Brineura Over 3 Years Seen to Delay Loss of Motor-Language Skills in CLN2 Children, Trial Data Shows
Three years of treatment with Brineura (cerliponase alfa) was seen to effectively and durably delay the progression of late infantile Batten disease, compared to its natural course, in an ongoing and long-term extension study, BioMarin announced.
These new results — focused on motor and language skills — demonstrate that Brineura, the first approved treatment by the U.S. Food and Drug Administration (FDA) and the European Commission for any form of Batten disease, continues to be a safe and effective therapy for children with its late infantile — or CLN2 — disease subtype.
“Every day, week, month and year of maintaining clinical function, including language and mobility, is critical to children with CLN2 disease and their families,” Angela Schulz, MD, lead study investigator at the Children’s Hospital, University Medical Center Hamburg-Eppendorf, in Germany, said in a press release.
“Following these children has allowed us to better understand the effect of the treatment over time, which contributes to the advancement in the standard of care,” she added.
Brineura is an enzyme replacement therapy developed by BioMarin that helps slow the progressive loss of walking ability in patients with a type of Batten disease known as CLN2 disease. It is a man-made version of the human TPP1 enzyme, which is present in very low levels in this patient population.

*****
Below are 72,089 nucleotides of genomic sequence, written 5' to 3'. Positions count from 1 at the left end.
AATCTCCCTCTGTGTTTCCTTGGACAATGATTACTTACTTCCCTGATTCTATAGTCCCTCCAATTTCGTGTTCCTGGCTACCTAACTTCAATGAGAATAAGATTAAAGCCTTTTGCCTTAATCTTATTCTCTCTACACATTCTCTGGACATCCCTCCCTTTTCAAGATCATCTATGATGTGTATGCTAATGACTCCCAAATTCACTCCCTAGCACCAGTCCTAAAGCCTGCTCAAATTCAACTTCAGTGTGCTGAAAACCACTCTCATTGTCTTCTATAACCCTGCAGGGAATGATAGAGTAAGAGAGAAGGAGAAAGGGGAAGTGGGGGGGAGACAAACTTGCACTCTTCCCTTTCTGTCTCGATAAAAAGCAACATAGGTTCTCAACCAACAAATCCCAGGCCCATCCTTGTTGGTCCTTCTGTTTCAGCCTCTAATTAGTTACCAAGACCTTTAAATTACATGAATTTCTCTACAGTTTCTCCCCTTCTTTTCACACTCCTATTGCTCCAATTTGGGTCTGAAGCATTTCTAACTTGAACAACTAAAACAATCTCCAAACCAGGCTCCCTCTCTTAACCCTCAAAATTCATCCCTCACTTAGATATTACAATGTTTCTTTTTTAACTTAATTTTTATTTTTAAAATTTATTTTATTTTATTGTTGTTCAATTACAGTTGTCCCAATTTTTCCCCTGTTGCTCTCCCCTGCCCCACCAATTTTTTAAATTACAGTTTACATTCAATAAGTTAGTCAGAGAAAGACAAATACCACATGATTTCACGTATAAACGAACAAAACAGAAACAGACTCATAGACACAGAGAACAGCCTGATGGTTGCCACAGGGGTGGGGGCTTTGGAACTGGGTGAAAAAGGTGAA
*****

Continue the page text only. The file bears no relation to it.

To reach the cells in the brain and central nervous system, Brineura is administrated directly into cerebrospinal fluid that surrounds the brain and spinal cord, with the help of a catheter surgically implanted into the head.
An open-label Phase 1/2 trial (NCT01907087), conducted at an Ohio site and others in Europe, evaluated the effectiveness and safety of 300 mg of Brineura given every two weeks in children ages 3 to 16 with CLN2 disease. The 23 patients who completed that 48-week study chose to continue treatment in this 240-week extension study (NCT02485899). Measures of treatment safety and changes in motor and language skills over its 4.8 years are its primary goals.
Initial results showed that, compared with 42 patients enrolled in the DEM-CHILD NCL Patient Database — a database used to characterize the natural course of disease severity and progression — treatment with Brineura could prevent motor and language function decline in CLN2 children.
This new data showed the durability of improvements in those skills, with motor and language benefits sustained for more than three years in 19 (83%) of the 23 patients.
After two years of treatment with Brineura, patients’ motor-language scores were on average 3.3 points better than those reported for matched children in the natural history database. After three years, the scores were on average 3.8 points higher.
In contrast, natural history patients on average were 12 times more likely to experience and maintain a two-point decline in motor-language scores after three years compared with Brineura-treated patients.
“CLN2 disease is a destructive and rapidly progressing brain disease in children and the data has consistently shown over time that cerliponase alfa can make a big difference in slowing the progression of the disease,” said Hank Fuchs, MD, president of worldwide research and development at BioMarin.
“It is important to us to contribute to the body of medical knowledge of CLN2 disease with data that is useful to the medical community treating these children,” he added.
The long-term extension study, which concludes in July 2020, is continuing to treat 21 children with 300 mg of Brineura given every two weeks. The two children who left the trial did not do so because of “adverse events,” the release states.